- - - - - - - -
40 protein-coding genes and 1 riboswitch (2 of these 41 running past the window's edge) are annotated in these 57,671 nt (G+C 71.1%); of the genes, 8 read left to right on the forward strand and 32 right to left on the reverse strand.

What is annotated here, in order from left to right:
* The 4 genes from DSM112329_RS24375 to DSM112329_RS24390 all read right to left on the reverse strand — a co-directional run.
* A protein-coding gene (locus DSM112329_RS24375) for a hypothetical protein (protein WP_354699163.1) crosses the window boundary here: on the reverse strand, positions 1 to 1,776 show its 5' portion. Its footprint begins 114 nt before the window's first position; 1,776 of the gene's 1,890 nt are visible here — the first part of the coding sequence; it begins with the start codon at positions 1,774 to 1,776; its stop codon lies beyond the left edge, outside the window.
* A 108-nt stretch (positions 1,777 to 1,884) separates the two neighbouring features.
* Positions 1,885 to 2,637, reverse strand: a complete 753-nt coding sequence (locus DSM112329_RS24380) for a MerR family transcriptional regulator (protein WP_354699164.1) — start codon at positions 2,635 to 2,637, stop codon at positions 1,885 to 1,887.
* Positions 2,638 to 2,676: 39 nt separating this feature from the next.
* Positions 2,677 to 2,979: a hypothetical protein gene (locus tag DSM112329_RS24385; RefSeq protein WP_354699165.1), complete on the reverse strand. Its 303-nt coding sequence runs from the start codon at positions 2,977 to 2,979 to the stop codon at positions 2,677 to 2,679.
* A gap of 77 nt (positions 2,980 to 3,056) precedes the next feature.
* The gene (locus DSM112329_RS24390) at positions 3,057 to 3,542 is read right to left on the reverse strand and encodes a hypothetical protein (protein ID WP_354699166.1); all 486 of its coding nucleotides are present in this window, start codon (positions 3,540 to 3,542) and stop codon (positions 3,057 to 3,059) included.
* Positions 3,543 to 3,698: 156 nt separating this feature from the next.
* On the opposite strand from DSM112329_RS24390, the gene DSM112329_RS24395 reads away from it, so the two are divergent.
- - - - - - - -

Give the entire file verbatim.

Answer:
40 protein-coding genes and 1 riboswitch (2 of these 41 running past the window's edge) are annotated in these 57,671 nt (G+C 71.1%); of the genes, 8 read left to right on the forward strand and 32 right to left on the reverse strand.

What is annotated here, in order from left to right:
* The 4 genes from DSM112329_RS24375 to DSM112329_RS24390 all read right to left on the reverse strand — a co-directional run.
* A protein-coding gene (locus DSM112329_RS24375) for a hypothetical protein (protein WP_354699163.1) crosses the window boundary here: on the reverse strand, positions 1 to 1,776 show its 5' portion. Its footprint begins 114 nt before the window's first position; 1,776 of the gene's 1,890 nt are visible here — the first part of the coding sequence; it begins with the start codon at positions 1,774 to 1,776; its stop codon lies beyond the left edge, outside the window.
* A 108-nt stretch (positions 1,777 to 1,884) separates the two neighbouring features.
* Positions 1,885 to 2,637, reverse strand: a complete 753-nt coding sequence (locus DSM112329_RS24380) for a MerR family transcriptional regulator (protein WP_354699164.1) — start codon at positions 2,635 to 2,637, stop codon at positions 1,885 to 1,887.
* Positions 2,638 to 2,676: 39 nt separating this feature from the next.
* Positions 2,677 to 2,979: a hypothetical protein gene (locus tag DSM112329_RS24385; RefSeq protein WP_354699165.1), complete on the reverse strand. Its 303-nt coding sequence runs from the start codon at positions 2,977 to 2,979 to the stop codon at positions 2,677 to 2,679.
* A gap of 77 nt (positions 2,980 to 3,056) precedes the next feature.
* The gene (locus DSM112329_RS24390) at positions 3,057 to 3,542 is read right to left on the reverse strand and encodes a hypothetical protein (protein ID WP_354699166.1); all 486 of its coding nucleotides are present in this window, start codon (positions 3,540 to 3,542) and stop codon (positions 3,057 to 3,059) included.
* Positions 3,543 to 3,698: 156 nt separating this feature from the next.
* On the opposite strand from DSM112329_RS24390, the gene DSM112329_RS24395 reads away from it, so the two are divergent.